The Business of Screenwriting: Everything you wanted to know about specs [Part 20]

June 27th, 2013 by

Spec scripts, that is. I’m guessing that perhaps 90% of the people who follow this blog at some point in their lives will write a spec script. And the other 10% are involved in buying and selling them. In light of that fact, last year I interviewed a top manager and some Hollywood screenwriters about the ins and outs of what is involved in bringing a spec script to market. I’ve been waiting for the right opportunity to do something with that inside information, so when Vanity Fair recently came out with this article — When the Spec Script was King — a decent piece, but pretty surface level, I figured this is as good a time as any to dig into the subject in a comprehensive fashion.

In Part 1, we looked at the genesis of the spec script in Hollywood from 1900-1942.

In Part 2, we covered the emergence of the spec script market from 1942-1990.

In Part 3, we analyzed the boom, bust, and back again of 1990-2012.

In Part 4, we surveyed the buyers, both major studios and financiers.

In Part 5, we examined the screenwriter-rep relationship in terms of developing a spec script.

In Part 6, we explored rolling out a new writer’s spec script.

In Part 7, we delved into the subject of attaching producers.

In Part 8, we considered the value of attaching talent.

In Part 9, we learned about reps wanting to “own all the tickets”.

In Part 10, we dug into how reps generate buzz for a spec script.

In Part 11, we scrutinized the practice of slipping a script to someone.

In Part 12, we acknowledged the role that serendipity can play in the process.

In Part 13, we discussed the strategy of targeting specific buyers.

In Part 14, we drilled down into the strategy of going wide.

In Part 15, we indulged in the ultimate fantasy of a bidding war.

In Part 16, we got a first-hand account of a preemptive purchase.

In Part 17, we thought about one creative choice to write what they’re buying.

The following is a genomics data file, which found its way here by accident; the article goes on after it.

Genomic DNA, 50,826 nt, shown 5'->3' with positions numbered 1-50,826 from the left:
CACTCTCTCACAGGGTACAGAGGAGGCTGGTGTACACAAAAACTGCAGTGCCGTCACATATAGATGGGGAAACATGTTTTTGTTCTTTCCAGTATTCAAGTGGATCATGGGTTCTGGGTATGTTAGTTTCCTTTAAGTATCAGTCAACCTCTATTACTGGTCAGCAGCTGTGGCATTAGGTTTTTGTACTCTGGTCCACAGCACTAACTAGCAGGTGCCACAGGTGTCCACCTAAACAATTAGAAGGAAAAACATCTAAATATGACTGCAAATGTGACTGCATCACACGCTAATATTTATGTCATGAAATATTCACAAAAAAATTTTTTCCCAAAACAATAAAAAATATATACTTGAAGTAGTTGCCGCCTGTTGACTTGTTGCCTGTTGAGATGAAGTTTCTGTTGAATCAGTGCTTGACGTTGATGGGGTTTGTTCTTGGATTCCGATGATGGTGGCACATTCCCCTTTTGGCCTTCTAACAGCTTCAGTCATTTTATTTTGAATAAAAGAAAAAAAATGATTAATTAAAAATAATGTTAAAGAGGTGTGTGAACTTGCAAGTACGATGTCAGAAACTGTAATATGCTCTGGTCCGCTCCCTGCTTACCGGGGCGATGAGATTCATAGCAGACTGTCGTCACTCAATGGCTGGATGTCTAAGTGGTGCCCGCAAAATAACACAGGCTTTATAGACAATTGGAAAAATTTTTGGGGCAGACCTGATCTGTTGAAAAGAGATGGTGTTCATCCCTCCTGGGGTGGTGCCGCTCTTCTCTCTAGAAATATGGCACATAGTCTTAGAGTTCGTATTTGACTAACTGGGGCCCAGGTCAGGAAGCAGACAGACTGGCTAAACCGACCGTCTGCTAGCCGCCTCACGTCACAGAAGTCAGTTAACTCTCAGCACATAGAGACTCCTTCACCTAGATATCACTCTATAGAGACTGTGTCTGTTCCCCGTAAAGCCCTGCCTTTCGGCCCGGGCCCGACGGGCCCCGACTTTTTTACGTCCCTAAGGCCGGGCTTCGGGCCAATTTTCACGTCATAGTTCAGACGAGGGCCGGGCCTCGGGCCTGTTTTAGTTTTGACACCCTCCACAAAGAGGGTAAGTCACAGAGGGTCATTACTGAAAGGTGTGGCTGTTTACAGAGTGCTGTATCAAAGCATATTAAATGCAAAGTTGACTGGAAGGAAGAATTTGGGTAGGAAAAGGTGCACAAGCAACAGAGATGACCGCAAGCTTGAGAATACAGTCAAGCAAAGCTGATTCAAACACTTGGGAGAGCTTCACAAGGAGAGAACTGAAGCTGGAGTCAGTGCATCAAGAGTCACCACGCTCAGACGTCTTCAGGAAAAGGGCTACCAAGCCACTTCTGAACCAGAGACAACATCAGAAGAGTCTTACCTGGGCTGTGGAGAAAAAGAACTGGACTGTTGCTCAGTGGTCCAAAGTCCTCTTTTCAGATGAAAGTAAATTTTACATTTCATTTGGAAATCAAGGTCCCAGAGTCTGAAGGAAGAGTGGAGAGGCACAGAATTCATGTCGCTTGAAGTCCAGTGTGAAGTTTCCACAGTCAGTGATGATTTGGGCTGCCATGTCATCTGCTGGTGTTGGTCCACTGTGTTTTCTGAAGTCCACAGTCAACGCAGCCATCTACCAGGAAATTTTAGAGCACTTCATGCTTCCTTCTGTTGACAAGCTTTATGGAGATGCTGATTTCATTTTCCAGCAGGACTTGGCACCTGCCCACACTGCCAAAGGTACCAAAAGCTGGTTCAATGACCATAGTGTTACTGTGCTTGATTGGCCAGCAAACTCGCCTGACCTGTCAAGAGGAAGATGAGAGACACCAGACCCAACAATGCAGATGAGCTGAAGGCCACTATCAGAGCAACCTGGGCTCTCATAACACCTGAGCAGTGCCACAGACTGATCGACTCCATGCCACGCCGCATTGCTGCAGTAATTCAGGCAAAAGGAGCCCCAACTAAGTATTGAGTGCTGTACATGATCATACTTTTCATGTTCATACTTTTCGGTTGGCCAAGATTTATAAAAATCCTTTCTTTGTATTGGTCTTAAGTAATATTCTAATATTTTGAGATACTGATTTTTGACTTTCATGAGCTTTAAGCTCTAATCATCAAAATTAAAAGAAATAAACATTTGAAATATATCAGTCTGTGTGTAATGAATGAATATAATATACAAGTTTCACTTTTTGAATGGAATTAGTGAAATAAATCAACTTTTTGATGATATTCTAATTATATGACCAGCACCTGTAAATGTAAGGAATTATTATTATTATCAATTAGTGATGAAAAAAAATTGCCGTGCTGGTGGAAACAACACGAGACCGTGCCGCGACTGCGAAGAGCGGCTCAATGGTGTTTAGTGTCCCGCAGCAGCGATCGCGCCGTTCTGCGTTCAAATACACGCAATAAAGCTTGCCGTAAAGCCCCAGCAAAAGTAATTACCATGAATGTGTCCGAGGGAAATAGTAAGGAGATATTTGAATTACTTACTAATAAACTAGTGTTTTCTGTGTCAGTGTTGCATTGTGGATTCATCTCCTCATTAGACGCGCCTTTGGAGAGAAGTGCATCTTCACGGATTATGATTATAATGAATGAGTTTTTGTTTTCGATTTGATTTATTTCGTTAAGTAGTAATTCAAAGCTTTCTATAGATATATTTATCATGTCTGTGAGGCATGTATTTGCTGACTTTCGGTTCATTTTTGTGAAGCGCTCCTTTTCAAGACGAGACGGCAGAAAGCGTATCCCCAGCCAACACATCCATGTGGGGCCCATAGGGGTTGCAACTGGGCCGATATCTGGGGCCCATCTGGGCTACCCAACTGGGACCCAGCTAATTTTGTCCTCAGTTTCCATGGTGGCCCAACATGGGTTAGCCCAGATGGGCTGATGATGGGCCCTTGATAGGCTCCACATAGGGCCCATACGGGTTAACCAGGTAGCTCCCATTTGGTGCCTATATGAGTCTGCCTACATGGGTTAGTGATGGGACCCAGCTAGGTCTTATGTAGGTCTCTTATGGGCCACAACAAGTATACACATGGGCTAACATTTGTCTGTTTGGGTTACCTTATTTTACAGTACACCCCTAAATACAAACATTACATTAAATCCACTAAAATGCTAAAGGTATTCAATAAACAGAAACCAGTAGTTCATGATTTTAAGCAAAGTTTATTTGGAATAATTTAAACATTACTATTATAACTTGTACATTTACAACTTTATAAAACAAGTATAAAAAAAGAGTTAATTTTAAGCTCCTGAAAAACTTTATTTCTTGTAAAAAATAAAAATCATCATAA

In Part 18, we pondered another choice to sell them your dream.

In Part 19, we reflected on the value of a spec script even if it does not sell.

Part 20: The value of a spec script… if it does sell

Congratulations! You just sold your spec script. And for big bucks. Or not so big bucks.

If the latter, it’s still probably for six figures which ain’t bad for sitting on one’s arse all day conjuring up stories.

If the former, maybe it’s mid-six figures. Or even seven-figures. Hey, it can happen witness the sale of “Grim Night” for a cool million dollars to a pair of first-time writers.

In either case, you have broken through the protective bubble that surrounds Hollywood, transitioning from outsider to insider.

But remember this: As difficult as it has been for you to get to this point and achieve this goal, it is just the beginning. And no matter how excited you are by the whirlwind of activity surrounding you, how bedazzling it feels to be the flavor-of-the-week in Hollywood is, how much smoke is being blown up your keester, you must remember this:

Movies don’t owe anybody a living.

So be smart.

* Even if you sell a spec script, I would recommend not giving up the day job. Just yet.  See how things shake out for a year or two. You get a few paid writing projects lined up, maybe then make your move to L.A..

* Sock away at least 20% of what you earn into savings to give you a buffer when the Hollywood winds starting blowing in your face, not at your back.

* Treat each script as if it’s your first and last chance to tell a great story. Yes, there will be assignments you take where the subject matter doesn’t lend itself to being ‘great,’ but even then you need to bring your A-game to your writing.

* Put in more blood, sweat and tears now than you did before. The competition is fierce. So no matter the amount of hours you have put in to get this far, redouble your effort. You want to play with the players? You gotta be able to stay up with the players.

Depending upon how hard you have worked at learning the craft, how savvy you are at working with your reps, how well you slot into the film development system, and how willing you are to put your nose to the proverbial grindstone, you can make a shit-ton of money in Hollywood.

And that spec script you sold? That is your calling card. Depending on how good it is [Black List?], it can become your springboard to a screenwriting career.

Okay, that’s it. Everything you wanted to know about specs in 20 installments. If you have any further questions about the spec script marketplace or writing a spec script, please post in comments. If not, we’ll move onto another subject starting next week.

The Business of Screenwriting is a weekly series of GITS posts based upon my experiences as a complete Hollywood outsider who sold a spec script for a lot of money, parlayed that into a screenwriting career during which time I’ve made some good choices, some okay decisions, and some really stupid ones. Hopefully you’ll be the wiser for what you learn here.

3 thoughts on “The Business of Screenwriting: Everything you wanted to know about specs [Part 20]

  1. MDCisME says:

    Thank you so much for posting all of these and for all the work you put into GITS.

    1. UpandComing says:

      Thanks a bunch, Scott; this was a great series!

  2. Sad to see it come to an end!

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